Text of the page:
“Whenever you want to achieve something, keep your eyes open, concentrate and make sure you know exactly what it is you want. No one can hit their target with their eyes closed.”
― Paulo Coelho
What does achievement mean to you? What does it mean to achieve something of value?
You decide to sleep in a little longer today than yesterday. There is really nothing calling you to jump out of bed and make something happen. It feels like there is no reason to be motivated and so a few more minutes pass by. Thoughts gather and dissipate in your mind, there is nothing that is inspiring you to take action and you wait, wait for something that will be energizing. Then in a flash there is something that gets you moving, it is something you forgot to do and now there is movement.
The motivation to achieve is something some people do really well, they are just driven to make things happen. For others this success mindset is much challenging to achieve on a regular basis.
Motivation to achieve is a force to do something you want and believe you are capable of doing. The barriers to taking action are low compared to the feeling of accomplishment when you complete the task. Things of low risk and high value are often easier to take on than things that have high value and high risk. Imagine trying to do something with low value and moderate risk, that is something that is pretty hard to start.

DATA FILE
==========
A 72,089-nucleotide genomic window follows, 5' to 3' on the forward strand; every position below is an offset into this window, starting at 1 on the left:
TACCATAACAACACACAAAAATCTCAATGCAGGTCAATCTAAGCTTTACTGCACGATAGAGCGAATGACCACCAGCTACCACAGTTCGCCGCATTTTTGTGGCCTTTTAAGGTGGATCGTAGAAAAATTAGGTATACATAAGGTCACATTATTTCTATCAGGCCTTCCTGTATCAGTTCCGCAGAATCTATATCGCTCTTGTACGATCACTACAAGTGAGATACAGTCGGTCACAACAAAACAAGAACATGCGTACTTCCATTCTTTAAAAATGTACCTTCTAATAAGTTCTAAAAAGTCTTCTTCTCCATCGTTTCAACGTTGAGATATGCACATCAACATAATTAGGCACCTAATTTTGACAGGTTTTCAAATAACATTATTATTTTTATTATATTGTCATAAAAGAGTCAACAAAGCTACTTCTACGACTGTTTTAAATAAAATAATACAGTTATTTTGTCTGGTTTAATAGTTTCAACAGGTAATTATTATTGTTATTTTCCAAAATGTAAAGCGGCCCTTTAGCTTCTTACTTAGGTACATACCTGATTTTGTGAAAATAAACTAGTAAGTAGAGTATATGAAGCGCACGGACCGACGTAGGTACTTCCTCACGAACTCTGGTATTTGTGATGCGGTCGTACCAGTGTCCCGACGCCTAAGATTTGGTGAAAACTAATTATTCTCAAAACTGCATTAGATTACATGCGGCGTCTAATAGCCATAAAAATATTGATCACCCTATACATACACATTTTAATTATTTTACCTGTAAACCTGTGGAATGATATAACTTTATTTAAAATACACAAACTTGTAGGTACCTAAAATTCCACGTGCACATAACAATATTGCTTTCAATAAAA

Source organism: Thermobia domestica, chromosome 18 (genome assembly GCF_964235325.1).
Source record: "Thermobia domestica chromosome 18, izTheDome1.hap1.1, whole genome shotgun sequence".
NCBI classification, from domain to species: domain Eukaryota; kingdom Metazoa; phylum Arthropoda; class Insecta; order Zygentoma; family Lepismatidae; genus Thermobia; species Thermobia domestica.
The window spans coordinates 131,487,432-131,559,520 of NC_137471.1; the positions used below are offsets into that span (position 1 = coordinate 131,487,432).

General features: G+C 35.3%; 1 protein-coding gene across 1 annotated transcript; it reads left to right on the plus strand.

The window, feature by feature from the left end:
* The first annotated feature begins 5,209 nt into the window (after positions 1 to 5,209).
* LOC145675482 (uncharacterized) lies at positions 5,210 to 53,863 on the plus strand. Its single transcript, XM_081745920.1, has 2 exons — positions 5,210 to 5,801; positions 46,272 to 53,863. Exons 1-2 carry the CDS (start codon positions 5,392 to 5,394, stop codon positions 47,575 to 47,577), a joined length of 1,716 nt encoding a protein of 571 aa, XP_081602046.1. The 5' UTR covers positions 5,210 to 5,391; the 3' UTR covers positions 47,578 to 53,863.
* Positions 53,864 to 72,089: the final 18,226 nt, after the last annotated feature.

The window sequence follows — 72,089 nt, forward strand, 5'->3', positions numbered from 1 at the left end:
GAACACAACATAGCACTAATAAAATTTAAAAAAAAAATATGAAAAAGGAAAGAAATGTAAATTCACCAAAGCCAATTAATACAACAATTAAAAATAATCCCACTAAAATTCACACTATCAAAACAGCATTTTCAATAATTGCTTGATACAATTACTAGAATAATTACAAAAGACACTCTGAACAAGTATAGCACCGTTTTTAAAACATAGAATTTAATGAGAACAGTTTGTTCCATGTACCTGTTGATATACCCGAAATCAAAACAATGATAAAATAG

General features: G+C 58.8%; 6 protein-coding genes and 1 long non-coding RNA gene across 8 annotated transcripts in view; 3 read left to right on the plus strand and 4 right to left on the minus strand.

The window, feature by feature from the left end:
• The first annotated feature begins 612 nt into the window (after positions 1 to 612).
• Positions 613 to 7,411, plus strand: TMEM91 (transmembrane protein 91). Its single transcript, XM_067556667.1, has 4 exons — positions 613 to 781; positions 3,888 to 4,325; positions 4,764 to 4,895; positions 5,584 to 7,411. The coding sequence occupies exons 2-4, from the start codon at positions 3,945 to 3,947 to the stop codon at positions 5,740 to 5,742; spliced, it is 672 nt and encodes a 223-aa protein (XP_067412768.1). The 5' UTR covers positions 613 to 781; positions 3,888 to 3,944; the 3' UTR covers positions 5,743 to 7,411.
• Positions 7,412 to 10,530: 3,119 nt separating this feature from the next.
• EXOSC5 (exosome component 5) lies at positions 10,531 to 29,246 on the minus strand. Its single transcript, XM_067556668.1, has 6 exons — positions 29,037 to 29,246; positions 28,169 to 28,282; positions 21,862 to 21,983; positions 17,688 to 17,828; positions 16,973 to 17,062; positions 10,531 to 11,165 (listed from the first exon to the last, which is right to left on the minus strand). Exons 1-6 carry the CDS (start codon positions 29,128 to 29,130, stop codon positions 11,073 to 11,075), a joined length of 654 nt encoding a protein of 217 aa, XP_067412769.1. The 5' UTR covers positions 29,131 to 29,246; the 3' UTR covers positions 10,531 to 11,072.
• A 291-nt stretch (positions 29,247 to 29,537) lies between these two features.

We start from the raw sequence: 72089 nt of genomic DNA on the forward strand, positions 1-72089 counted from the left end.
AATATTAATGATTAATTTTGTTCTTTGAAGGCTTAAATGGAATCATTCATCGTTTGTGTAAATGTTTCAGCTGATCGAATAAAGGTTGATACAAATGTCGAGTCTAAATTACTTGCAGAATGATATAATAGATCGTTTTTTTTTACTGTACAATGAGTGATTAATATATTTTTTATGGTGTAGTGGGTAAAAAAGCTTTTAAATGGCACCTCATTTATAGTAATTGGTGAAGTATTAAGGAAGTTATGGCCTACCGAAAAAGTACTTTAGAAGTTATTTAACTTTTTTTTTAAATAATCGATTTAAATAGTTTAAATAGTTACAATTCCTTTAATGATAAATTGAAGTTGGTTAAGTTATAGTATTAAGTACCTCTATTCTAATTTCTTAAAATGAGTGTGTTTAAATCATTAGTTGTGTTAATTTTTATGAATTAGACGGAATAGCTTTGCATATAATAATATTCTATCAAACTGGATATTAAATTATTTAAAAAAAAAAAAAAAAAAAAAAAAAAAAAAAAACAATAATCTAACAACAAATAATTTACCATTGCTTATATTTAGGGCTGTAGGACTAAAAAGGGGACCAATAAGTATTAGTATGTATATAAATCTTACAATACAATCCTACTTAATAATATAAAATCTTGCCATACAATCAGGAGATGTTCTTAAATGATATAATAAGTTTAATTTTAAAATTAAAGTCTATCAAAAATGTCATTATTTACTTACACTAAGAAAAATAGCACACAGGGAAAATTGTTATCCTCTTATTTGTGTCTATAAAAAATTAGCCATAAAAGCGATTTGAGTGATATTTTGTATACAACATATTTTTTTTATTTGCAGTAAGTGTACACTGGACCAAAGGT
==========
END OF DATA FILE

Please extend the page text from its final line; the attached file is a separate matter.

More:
Achievement motivation factors:
1. An important goal or objective you want to accomplish
2. The value produced is high
3. The risk is relatively low
If you find that you aren’t moving towards a goal you have identified as important it might be because:
1. Success is not a habit for you (taking daily actions)
2. You don’t have the skills to make it happen.
3. The perceived cost/risk is too high
4. The goal isn’t important to you
5. There is no one holding you accountable
What is stopping you from taking action? What are the benefits of doing something today?
What do you want to achieve? What are you ready to commit to?
“The most beautiful people we have known are those who have known defeat, known suffering, known struggle, known loss, and have found their way out of the depths. These persons have an appreciation, a sensitivity, and an understanding of life that fills them with compassion, gentleness, and a deep loving concern. Beautiful people do not just happen.”
― Elisabeth Kübler-Ross
Have you ever stopped to think about compassionate communications? I would imagine that most people haven’t thought it about or communicated with others compassionately. It’s not really how most people think or do communications. We communicate to “say” something and then move on to the next thing on our daily agenda. Communications in many cases is “directive” communication and because there is so much directive communication coming from a variety of channels in our lives it can be ignored.
What does compassionate communication look like?
It is a 12 step process that I’ll cover in the next few blog postings. The outline of the process is:
2. Stay present
3. Create inner silence
4. Increase positive emotions/thinking
5. Reflect on your deepest values
6. Access a pleasant memory
7. Observe non-verbal cues
8. Express appreciation